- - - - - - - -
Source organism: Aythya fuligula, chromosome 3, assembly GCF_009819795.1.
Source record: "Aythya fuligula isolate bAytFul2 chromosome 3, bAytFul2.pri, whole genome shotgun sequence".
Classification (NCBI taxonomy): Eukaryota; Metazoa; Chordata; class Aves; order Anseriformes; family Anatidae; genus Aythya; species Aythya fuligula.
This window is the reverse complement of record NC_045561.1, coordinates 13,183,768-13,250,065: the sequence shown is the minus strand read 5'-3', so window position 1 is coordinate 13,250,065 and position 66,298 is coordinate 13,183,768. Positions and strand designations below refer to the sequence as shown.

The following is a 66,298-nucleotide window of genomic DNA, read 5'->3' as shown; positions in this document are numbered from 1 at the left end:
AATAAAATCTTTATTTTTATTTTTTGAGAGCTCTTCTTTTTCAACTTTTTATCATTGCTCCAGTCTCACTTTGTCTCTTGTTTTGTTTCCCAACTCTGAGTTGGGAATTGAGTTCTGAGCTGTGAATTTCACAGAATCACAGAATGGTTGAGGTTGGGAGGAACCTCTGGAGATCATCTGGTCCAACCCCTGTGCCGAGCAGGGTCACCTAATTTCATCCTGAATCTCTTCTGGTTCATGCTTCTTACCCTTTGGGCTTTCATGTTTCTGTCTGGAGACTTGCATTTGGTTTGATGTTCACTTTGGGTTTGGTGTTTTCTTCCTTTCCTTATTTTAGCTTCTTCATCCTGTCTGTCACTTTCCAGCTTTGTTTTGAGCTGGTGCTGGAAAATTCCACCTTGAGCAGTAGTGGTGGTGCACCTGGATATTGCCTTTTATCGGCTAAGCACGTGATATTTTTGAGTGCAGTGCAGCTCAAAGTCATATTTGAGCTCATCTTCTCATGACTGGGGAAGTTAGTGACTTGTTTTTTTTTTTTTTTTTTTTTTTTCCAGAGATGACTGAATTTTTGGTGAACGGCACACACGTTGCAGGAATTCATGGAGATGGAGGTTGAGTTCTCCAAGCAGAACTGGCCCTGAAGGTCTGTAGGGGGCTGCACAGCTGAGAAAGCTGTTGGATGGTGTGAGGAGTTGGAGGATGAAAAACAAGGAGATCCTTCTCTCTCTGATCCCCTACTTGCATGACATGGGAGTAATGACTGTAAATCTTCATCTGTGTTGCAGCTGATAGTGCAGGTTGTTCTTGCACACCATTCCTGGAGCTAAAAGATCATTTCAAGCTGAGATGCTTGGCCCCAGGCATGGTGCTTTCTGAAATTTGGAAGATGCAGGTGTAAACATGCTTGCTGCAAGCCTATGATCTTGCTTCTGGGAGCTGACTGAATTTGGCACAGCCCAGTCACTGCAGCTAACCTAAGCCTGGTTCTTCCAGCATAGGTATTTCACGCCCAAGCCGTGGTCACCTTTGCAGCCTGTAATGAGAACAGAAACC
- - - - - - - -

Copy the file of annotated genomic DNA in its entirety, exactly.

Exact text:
Source organism: Aythya fuligula, chromosome 3, assembly GCF_009819795.1.
Source record: "Aythya fuligula isolate bAytFul2 chromosome 3, bAytFul2.pri, whole genome shotgun sequence".
Classification (NCBI taxonomy): Eukaryota; Metazoa; Chordata; class Aves; order Anseriformes; family Anatidae; genus Aythya; species Aythya fuligula.
This window is the reverse complement of record NC_045561.1, coordinates 13,183,768-13,250,065: the sequence shown is the minus strand read 5'-3', so window position 1 is coordinate 13,250,065 and position 66,298 is coordinate 13,183,768. Positions and strand designations below refer to the sequence as shown.

The following is a 66,298-nucleotide window of genomic DNA, read 5'->3' as shown; positions in this document are numbered from 1 at the left end:
AATAAAATCTTTATTTTTATTTTTTGAGAGCTCTTCTTTTTCAACTTTTTATCATTGCTCCAGTCTCACTTTGTCTCTTGTTTTGTTTCCCAACTCTGAGTTGGGAATTGAGTTCTGAGCTGTGAATTTCACAGAATCACAGAATGGTTGAGGTTGGGAGGAACCTCTGGAGATCATCTGGTCCAACCCCTGTGCCGAGCAGGGTCACCTAATTTCATCCTGAATCTCTTCTGGTTCATGCTTCTTACCCTTTGGGCTTTCATGTTTCTGTCTGGAGACTTGCATTTGGTTTGATGTTCACTTTGGGTTTGGTGTTTTCTTCCTTTCCTTATTTTAGCTTCTTCATCCTGTCTGTCACTTTCCAGCTTTGTTTTGAGCTGGTGCTGGAAAATTCCACCTTGAGCAGTAGTGGTGGTGCACCTGGATATTGCCTTTTATCGGCTAAGCACGTGATATTTTTGAGTGCAGTGCAGCTCAAAGTCATATTTGAGCTCATCTTCTCATGACTGGGGAAGTTAGTGACTTGTTTTTTTTTTTTTTTTTTTTTTTTCCAGAGATGACTGAATTTTTGGTGAACGGCACACACGTTGCAGGAATTCATGGAGATGGAGGTTGAGTTCTCCAAGCAGAACTGGCCCTGAAGGTCTGTAGGGGGCTGCACAGCTGAGAAAGCTGTTGGATGGTGTGAGGAGTTGGAGGATGAAAAACAAGGAGATCCTTCTCTCTCTGATCCCCTACTTGCATGACATGGGAGTAATGACTGTAAATCTTCATCTGTGTTGCAGCTGATAGTGCAGGTTGTTCTTGCACACCATTCCTGGAGCTAAAAGATCATTTCAAGCTGAGATGCTTGGCCCCAGGCATGGTGCTTTCTGAAATTTGGAAGATGCAGGTGTAAACATGCTTGCTGCAAGCCTATGATCTTGCTTCTGGGAGCTGACTGAATTTGGCACAGCCCAGTCACTGCAGCTAACCTAAGCCTGGTTCTTCCAGCATAGGTATTTCACGCCCAAGCCGTGGTCACCTTTGCAGCCTGTAATGAGAACAGAAACC